Soon after, I met Sis. Helen Cifra, a member of Couple For Christ and Sis. Angie Jamola, a nun with the Franciscan Missionaries of Mary (FMM) who is her congregation’s point person for their work in GK Brookside. Later still, familiar faces popped into the multipurpose hall- the community health volunteers we trained many moons ago were still active in serving their neighbors, this time in their capacity as coordinators for the receipt of relief items.
The SIBOL School, venue for pre-school education in GK Brookside. Floods completely submerged this entire building as well.
They shared with me their harrowing Ondoy experiences, what I shared in the previous paragraphs. They also related the story of fathers attending a seminar in Antipolo City who walked, ran, swam home just to get to their families when news of the floods first reached them, since roads were either flooded or blocked by landslides. Yet the best stories of all involved their response to Ondoy.
Sis. Angie Jamola with the GK Brookside residents and block leaders in the central receiving and storage area of all relief goods they receive from partners and friends.
Unlike other areas where the flood survivors become rowdy and riotous when relief goods arrive, GK Brookside implemented a very simple system of goods distribution. The village is divided into seven blocks, each block led by a block leader. The block leader is the one who first receives the items and gets enough sets for each household in his/her block. Each family then gets its share from the block leader as the latter takes the goods to their area, ensuring order and equality. Also, they hold off distributing goods if there will not be enough for at least one pack per family. Their uncomplicated system emphasized fairness and dignity among its residents even in the face of a disaster.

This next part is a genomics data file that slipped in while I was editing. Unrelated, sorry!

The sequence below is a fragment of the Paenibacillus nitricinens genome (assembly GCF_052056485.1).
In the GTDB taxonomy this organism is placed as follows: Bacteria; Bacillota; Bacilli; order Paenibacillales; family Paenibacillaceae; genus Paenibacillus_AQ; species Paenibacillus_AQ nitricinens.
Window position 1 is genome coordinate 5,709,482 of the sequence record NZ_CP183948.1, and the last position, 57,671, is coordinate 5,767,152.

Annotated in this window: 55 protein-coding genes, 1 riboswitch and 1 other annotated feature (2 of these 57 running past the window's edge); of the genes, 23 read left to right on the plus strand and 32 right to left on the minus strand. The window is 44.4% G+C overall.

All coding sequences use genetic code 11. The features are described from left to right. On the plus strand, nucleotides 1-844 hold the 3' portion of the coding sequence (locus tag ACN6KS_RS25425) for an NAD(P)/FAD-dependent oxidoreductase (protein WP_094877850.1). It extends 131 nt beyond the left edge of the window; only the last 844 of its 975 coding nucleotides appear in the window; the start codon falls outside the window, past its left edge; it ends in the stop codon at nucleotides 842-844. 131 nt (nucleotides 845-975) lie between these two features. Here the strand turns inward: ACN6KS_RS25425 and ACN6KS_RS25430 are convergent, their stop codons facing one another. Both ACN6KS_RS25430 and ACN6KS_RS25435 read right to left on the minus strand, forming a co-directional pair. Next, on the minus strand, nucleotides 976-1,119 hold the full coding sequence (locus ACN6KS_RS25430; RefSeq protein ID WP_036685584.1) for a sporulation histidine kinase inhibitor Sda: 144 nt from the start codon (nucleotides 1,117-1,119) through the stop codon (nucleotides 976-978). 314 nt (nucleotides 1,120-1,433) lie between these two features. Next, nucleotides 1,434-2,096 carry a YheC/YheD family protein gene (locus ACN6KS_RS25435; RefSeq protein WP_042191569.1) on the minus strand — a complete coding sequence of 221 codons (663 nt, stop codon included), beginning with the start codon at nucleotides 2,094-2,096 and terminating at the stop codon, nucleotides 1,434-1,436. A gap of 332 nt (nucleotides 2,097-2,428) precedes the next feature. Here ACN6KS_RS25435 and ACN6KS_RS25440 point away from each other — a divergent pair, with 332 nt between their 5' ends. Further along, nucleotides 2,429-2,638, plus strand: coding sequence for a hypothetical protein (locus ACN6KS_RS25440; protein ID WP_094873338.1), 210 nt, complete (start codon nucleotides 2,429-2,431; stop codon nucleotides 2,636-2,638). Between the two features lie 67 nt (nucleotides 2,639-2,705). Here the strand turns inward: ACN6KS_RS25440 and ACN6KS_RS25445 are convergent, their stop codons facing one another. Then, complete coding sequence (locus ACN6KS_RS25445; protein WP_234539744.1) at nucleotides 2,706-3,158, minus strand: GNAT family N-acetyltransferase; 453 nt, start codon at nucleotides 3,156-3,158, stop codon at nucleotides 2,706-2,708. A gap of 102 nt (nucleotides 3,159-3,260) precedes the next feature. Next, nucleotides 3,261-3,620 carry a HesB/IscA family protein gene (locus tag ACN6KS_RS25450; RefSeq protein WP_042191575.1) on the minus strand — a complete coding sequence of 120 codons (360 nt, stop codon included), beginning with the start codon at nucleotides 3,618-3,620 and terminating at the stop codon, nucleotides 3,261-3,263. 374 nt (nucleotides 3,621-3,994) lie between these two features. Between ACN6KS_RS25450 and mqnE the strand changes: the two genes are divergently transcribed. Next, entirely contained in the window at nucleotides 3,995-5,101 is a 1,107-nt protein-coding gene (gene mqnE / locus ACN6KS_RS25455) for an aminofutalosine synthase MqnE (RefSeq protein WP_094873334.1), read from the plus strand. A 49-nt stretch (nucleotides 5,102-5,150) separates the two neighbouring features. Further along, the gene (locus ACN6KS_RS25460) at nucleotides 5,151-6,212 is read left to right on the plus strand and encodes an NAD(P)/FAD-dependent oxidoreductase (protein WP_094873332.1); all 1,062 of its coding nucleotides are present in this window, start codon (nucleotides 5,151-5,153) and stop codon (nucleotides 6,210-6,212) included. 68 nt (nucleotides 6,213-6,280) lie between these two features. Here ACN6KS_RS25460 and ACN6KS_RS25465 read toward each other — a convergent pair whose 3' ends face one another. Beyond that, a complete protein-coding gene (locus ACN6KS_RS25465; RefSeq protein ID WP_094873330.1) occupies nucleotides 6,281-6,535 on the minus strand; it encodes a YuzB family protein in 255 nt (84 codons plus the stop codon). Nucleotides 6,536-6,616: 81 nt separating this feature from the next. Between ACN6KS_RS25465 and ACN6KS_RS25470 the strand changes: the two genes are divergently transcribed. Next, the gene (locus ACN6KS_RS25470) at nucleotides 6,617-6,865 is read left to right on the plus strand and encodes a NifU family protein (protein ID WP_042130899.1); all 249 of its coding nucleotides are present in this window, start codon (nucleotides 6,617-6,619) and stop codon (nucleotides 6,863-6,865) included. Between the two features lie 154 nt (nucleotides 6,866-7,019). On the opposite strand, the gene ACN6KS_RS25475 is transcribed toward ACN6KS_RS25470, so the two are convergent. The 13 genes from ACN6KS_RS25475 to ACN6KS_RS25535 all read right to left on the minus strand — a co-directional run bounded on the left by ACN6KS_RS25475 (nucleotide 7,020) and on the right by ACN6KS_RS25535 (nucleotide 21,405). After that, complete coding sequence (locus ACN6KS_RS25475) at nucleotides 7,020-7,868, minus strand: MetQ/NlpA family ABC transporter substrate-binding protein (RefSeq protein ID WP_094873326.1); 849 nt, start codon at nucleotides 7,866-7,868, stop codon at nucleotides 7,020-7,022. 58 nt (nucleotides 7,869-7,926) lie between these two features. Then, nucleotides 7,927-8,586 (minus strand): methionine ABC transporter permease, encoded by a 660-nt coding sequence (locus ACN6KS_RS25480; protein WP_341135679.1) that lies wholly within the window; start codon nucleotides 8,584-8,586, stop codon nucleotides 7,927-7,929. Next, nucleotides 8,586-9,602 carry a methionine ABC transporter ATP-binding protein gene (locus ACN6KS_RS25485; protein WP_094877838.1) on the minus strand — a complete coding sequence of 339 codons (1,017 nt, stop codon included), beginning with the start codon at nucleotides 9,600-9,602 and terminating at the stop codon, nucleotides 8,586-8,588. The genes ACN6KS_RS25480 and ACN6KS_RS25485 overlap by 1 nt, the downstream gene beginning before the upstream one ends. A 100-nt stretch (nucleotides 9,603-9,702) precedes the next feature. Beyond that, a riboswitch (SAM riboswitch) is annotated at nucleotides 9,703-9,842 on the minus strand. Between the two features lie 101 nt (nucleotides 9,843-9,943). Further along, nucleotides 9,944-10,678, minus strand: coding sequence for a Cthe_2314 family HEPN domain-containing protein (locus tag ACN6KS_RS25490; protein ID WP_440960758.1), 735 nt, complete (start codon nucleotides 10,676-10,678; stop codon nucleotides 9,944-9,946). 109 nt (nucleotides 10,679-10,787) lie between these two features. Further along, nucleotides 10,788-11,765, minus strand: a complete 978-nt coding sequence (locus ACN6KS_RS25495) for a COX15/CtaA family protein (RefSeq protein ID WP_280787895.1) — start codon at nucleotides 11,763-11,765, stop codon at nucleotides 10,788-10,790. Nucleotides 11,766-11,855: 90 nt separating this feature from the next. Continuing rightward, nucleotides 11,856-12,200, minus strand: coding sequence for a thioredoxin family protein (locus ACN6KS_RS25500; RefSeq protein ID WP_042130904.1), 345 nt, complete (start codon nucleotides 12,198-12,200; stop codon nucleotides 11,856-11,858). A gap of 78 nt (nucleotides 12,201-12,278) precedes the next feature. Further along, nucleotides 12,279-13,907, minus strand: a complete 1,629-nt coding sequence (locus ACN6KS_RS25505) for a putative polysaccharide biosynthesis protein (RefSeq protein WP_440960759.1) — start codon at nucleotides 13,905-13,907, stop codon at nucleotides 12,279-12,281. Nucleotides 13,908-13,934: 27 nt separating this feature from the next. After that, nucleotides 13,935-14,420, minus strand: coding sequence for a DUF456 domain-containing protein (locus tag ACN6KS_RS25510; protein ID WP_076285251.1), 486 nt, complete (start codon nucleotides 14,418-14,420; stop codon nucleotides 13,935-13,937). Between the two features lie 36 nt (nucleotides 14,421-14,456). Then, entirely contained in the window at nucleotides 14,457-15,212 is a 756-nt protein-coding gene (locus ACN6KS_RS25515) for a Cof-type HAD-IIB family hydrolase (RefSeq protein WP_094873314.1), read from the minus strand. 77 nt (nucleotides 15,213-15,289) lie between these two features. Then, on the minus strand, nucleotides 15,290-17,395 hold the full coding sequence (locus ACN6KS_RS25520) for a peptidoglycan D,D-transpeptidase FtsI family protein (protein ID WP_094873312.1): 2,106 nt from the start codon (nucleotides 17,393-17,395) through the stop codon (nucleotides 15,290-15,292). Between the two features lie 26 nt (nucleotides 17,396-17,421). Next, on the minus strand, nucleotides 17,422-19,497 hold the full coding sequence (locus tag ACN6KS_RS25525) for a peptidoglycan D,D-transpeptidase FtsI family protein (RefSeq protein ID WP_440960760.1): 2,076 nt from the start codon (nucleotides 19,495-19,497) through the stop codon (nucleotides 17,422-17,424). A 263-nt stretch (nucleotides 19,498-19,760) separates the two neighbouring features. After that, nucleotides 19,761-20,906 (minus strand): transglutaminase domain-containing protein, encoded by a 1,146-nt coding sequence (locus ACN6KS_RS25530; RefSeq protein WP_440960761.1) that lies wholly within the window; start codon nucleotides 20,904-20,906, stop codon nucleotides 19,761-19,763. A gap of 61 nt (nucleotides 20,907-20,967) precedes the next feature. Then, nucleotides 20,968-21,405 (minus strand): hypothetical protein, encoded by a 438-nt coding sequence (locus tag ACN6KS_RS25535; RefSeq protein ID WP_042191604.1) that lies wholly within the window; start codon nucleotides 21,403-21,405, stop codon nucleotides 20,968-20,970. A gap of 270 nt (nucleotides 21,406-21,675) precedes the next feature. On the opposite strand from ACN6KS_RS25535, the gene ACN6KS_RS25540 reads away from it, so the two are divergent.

Some GK residents with an income that is higher than the others’ even forego their share in the relief distribution.
Whenever possible, the leaders of GK Brookside include in their count the number of families OUTSIDE the village borders so that they, too, can benefit from the generosity of GK’s partners. While there are just 300 homes inside the village, the GK Brookside leaders would seek help and assistance for 1,132 families in the belief that nobody ought to be left behind.
The GK Brookside Library after Ondoy.
Help could not come in so easily into GK Brookside for various reasons. First, the village is nestled in a more interior part of the city where the roads are not the widest. Second, the areas preceding the village, the ones closer to the main roads, appear to be more in need; hence, assistance from government and the likes of ABS-CBN are directed to them more, all the time. Third, there is a mistaken notion that since it is a Gawad Kalinga site, it doesn’t need help anymore. But they did need help, especially immediately post-Ondoy.
Thankfully partners and friends did come to GK Brookside’s aid.
Delivery of the "showcases."